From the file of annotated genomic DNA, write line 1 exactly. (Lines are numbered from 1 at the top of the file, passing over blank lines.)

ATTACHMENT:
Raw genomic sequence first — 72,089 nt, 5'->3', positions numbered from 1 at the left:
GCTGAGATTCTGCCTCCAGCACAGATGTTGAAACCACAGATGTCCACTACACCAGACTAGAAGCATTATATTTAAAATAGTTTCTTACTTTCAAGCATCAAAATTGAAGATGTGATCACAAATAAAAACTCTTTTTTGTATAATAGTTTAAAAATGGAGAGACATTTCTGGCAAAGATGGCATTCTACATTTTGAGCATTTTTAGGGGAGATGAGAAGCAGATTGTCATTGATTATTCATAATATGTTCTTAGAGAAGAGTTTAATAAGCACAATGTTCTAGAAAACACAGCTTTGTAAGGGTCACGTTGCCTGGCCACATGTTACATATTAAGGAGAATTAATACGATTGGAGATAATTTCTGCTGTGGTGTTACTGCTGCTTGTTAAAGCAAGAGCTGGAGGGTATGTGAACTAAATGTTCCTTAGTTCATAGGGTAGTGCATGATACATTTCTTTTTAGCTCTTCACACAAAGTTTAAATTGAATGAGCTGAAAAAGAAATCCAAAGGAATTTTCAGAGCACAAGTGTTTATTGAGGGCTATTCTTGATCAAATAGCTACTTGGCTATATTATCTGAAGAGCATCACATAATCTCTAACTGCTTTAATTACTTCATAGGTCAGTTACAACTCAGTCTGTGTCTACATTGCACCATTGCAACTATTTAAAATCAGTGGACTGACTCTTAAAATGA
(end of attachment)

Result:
Raw genomic sequence first — 72,089 nt, 5'->3', positions numbered from 1 at the left: